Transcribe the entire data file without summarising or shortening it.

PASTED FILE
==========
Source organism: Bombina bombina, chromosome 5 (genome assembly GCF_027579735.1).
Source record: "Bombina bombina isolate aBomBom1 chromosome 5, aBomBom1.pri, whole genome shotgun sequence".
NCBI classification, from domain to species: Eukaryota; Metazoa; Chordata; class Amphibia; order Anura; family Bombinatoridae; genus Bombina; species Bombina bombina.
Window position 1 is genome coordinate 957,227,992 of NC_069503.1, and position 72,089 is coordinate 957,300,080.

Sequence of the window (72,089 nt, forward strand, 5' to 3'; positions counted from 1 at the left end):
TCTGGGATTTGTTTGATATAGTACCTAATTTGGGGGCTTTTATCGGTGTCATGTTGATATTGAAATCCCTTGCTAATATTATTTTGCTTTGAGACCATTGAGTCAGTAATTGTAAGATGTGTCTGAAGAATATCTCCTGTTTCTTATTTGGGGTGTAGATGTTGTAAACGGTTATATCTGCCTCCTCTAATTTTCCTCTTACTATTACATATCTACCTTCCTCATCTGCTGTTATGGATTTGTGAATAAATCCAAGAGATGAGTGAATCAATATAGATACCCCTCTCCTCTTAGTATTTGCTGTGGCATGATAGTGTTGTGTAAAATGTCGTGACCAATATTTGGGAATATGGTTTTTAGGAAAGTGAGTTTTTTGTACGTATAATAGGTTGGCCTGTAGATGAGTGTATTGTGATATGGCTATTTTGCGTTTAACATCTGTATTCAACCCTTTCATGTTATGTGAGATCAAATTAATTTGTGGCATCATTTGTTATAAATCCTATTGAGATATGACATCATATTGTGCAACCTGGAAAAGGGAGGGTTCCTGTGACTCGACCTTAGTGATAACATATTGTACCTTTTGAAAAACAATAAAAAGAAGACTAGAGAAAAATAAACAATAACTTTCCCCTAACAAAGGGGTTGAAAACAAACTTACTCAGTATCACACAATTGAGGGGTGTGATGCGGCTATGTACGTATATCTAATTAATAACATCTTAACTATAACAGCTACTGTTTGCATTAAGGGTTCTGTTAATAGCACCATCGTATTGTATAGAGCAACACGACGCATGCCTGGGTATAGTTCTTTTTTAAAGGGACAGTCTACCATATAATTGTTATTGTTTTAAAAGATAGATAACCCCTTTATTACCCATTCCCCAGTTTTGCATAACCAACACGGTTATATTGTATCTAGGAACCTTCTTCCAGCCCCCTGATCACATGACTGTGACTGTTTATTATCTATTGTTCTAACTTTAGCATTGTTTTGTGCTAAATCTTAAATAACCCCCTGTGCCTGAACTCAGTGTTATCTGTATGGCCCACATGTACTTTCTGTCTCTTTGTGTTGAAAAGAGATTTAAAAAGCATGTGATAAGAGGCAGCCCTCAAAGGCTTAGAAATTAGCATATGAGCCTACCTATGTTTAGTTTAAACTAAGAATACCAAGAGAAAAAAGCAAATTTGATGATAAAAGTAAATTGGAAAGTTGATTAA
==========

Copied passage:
Source organism: Bombina bombina, chromosome 5 (genome assembly GCF_027579735.1).
Source record: "Bombina bombina isolate aBomBom1 chromosome 5, aBomBom1.pri, whole genome shotgun sequence".
NCBI classification, from domain to species: Eukaryota; Metazoa; Chordata; class Amphibia; order Anura; family Bombinatoridae; genus Bombina; species Bombina bombina.
Window position 1 is genome coordinate 957,227,992 of NC_069503.1, and position 72,089 is coordinate 957,300,080.

Sequence of the window (72,089 nt, forward strand, 5' to 3'; positions counted from 1 at the left end):
TCTGGGATTTGTTTGATATAGTACCTAATTTGGGGGCTTTTATCGGTGTCATGTTGATATTGAAATCCCTTGCTAATATTATTTTGCTTTGAGACCATTGAGTCAGTAATTGTAAGATGTGTCTGAAGAATATCTCCTGTTTCTTATTTGGGGTGTAGATGTTGTAAACGGTTATATCTGCCTCCTCTAATTTTCCTCTTACTATTACATATCTACCTTCCTCATCTGCTGTTATGGATTTGTGAATAAATCCAAGAGATGAGTGAATCAATATAGATACCCCTCTCCTCTTAGTATTTGCTGTGGCATGATAGTGTTGTGTAAAATGTCGTGACCAATATTTGGGAATATGGTTTTTAGGAAAGTGAGTTTTTTGTACGTATAATAGGTTGGCCTGTAGATGAGTGTATTGTGATATGGCTATTTTGCGTTTAACATCTGTATTCAACCCTTTCATGTTATGTGAGATCAAATTAATTTGTGGCATCATTTGTTATAAATCCTATTGAGATATGACATCATATTGTGCAACCTGGAAAAGGGAGGGTTCCTGTGACTCGACCTTAGTGATAACATATTGTACCTTTTGAAAAACAATAAAAAGAAGACTAGAGAAAAATAAACAATAACTTTCCCCTAACAAAGGGGTTGAAAACAAACTTACTCAGTATCACACAATTGAGGGGTGTGATGCGGCTATGTACGTATATCTAATTAATAACATCTTAACTATAACAGCTACTGTTTGCATTAAGGGTTCTGTTAATAGCACCATCGTATTGTATAGAGCAACACGACGCATGCCTGGGTATAGTTCTTTTTTAAAGGGACAGTCTACCATATAATTGTTATTGTTTTAAAAGATAGATAACCCCTTTATTACCCATTCCCCAGTTTTGCATAACCAACACGGTTATATTGTATCTAGGAACCTTCTTCCAGCCCCCTGATCACATGACTGTGACTGTTTATTATCTATTGTTCTAACTTTAGCATTGTTTTGTGCTAAATCTTAAATAACCCCCTGTGCCTGAACTCAGTGTTATCTGTATGGCCCACATGTACTTTCTGTCTCTTTGTGTTGAAAAGAGATTTAAAAAGCATGTGATAAGAGGCAGCCCTCAAAGGCTTAGAAATTAGCATATGAGCCTACCTATGTTTAGTTTAAACTAAGAATACCAAGAGAAAAAAGCAAATTTGATGATAAAAGTAAATTGGAAAGTTGATTAA